I think RiccilOve got it right. You haven't failed at all. This horse may have had negative experiences with people for a very long time, such that he has just "shut down" in his ability to relate and be interested in people. I've seen this many times -- usually in horses that are "well trained", meaning that they are pretty push-button to ride. Used to see this "gone" kind of personality on the hunter circuit a lot...one of the reasons I quit that discipline, as I knew what it took to create that flat, dead aspect in the horse. Such horses typically do their job, but always with the sense about them that they're doing it because they have to, not because they want to. They tolerate the presence of people for the same reason. They have been given no reason to feel joy about us.
Can this psychological damage be undone? In my experience, sometimes yes, but it generally takes a very long time and a total change in what and how the horse is asked to exist and function. Sometimes, it just is what it is and it stays that way.
We had a horse like this for a while -- bought him for my newbie rider husband because he was push button and safe. Had the personality of a wet rag. Even my other horse found this unlikeable (he hated that horse and wanted him nowhere near him). Who knows what that horse was like initially, before people turned him off like that? He was a good horse to ride, but we also like to have a feeling of relationship and enjoyment coming to and from our horses, so we didn't keep him. Sold him to a trainer who was coming back after very serious injury, and she just loved him. She also used him in her school string, and he was a favorite with the kids because he was so easy to ride. So, he was a perfect fit for her needs -- not so much for ours.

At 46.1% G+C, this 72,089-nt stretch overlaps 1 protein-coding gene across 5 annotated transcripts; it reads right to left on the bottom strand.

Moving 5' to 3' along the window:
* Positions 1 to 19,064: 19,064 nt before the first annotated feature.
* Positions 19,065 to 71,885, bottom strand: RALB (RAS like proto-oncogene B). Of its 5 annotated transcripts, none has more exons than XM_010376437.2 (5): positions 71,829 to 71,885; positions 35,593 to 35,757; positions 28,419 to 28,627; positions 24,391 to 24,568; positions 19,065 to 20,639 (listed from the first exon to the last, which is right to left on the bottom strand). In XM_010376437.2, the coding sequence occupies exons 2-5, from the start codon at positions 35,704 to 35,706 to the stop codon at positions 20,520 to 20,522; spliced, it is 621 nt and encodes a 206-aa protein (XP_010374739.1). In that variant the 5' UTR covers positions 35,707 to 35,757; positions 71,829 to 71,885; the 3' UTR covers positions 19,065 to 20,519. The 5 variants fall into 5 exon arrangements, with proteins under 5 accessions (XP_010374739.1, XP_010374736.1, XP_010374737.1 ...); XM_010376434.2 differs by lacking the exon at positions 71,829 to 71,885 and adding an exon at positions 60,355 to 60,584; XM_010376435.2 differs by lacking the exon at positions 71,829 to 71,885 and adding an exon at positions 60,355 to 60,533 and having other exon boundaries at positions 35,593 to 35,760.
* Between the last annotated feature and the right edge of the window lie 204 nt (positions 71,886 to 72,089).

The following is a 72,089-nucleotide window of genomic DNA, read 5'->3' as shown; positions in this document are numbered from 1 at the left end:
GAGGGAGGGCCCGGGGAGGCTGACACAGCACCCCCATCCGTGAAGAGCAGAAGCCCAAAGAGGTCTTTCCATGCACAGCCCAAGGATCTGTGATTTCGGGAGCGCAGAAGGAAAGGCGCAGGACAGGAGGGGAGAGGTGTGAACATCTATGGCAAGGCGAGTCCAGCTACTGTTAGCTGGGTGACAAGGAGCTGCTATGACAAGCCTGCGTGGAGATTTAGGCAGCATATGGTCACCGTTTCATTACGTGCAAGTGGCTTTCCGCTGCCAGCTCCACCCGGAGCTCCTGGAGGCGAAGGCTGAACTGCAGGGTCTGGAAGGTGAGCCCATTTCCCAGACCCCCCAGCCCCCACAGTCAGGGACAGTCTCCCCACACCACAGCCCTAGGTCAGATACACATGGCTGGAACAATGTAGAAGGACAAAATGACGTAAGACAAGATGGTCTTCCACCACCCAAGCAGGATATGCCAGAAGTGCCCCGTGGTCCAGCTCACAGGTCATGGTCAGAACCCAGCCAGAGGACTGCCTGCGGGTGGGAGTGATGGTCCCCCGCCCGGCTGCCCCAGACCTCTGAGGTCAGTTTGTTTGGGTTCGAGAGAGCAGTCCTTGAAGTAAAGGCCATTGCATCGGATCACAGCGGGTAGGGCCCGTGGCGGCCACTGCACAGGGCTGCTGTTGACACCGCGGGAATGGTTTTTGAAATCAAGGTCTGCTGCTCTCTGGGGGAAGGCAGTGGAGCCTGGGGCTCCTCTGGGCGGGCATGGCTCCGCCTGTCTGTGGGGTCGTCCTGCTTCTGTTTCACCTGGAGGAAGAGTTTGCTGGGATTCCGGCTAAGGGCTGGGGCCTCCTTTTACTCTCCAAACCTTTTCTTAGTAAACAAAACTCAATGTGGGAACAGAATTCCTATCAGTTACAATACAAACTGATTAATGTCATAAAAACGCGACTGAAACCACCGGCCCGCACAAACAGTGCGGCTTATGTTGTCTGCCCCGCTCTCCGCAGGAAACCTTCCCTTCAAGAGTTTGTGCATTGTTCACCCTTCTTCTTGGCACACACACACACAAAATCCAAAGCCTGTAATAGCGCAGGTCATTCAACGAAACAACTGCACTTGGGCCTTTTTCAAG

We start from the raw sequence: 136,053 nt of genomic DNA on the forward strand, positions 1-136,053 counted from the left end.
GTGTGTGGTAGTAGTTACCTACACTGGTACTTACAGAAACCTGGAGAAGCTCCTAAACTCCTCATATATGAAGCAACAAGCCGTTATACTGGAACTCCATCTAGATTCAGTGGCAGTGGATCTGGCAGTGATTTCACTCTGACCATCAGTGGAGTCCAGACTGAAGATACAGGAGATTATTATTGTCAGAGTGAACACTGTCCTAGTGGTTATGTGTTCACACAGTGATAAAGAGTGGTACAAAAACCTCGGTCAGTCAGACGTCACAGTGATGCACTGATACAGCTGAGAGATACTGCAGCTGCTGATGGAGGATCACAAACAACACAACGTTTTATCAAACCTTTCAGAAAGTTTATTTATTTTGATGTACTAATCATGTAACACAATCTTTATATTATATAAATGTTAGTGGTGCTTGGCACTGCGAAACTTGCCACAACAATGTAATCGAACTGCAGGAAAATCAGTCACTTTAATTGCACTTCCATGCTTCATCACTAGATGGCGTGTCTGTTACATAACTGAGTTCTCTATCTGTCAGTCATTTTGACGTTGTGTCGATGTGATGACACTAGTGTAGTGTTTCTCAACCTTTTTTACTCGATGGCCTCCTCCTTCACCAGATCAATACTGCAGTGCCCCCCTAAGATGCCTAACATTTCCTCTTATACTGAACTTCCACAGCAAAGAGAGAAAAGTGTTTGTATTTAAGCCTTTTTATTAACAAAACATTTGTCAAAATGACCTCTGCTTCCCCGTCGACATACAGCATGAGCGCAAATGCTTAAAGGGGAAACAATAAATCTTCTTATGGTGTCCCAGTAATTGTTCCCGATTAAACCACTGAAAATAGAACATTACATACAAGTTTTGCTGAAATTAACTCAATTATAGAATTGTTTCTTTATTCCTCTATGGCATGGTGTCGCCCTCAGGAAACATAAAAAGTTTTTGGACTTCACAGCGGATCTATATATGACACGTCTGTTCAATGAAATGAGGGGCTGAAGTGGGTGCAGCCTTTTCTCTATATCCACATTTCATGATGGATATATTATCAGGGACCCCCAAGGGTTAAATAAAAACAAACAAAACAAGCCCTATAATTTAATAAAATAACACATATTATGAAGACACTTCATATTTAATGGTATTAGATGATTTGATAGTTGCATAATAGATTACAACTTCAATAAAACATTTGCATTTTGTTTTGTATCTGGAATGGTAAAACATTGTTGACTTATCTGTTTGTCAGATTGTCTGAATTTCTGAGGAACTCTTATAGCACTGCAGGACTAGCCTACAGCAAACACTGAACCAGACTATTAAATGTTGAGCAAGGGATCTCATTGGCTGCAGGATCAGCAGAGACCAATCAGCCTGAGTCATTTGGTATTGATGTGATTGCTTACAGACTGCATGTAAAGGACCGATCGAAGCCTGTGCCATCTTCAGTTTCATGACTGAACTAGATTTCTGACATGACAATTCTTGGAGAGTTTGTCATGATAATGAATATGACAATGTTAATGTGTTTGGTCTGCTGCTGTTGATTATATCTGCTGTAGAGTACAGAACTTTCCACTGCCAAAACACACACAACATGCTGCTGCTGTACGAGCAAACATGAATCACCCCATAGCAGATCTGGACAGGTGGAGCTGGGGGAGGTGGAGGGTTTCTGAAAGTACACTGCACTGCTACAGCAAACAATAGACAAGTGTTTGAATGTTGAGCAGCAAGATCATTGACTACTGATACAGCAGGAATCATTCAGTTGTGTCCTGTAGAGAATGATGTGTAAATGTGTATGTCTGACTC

In your case, you can either give this horse some time to come around and accept that he may or may not, or just find him the right home and find yourself the right horse. If you do want to try keeping him, perhaps you can tell us what you know about his previous life (use, training, housing situation, etc.) and how things are now. Maybe I could make some suggestions as to what might help turn him around, though like I said, he may never change.
Bottom line, you are clearly a caring and loving horse owner, so this is no reflection on you, my dear.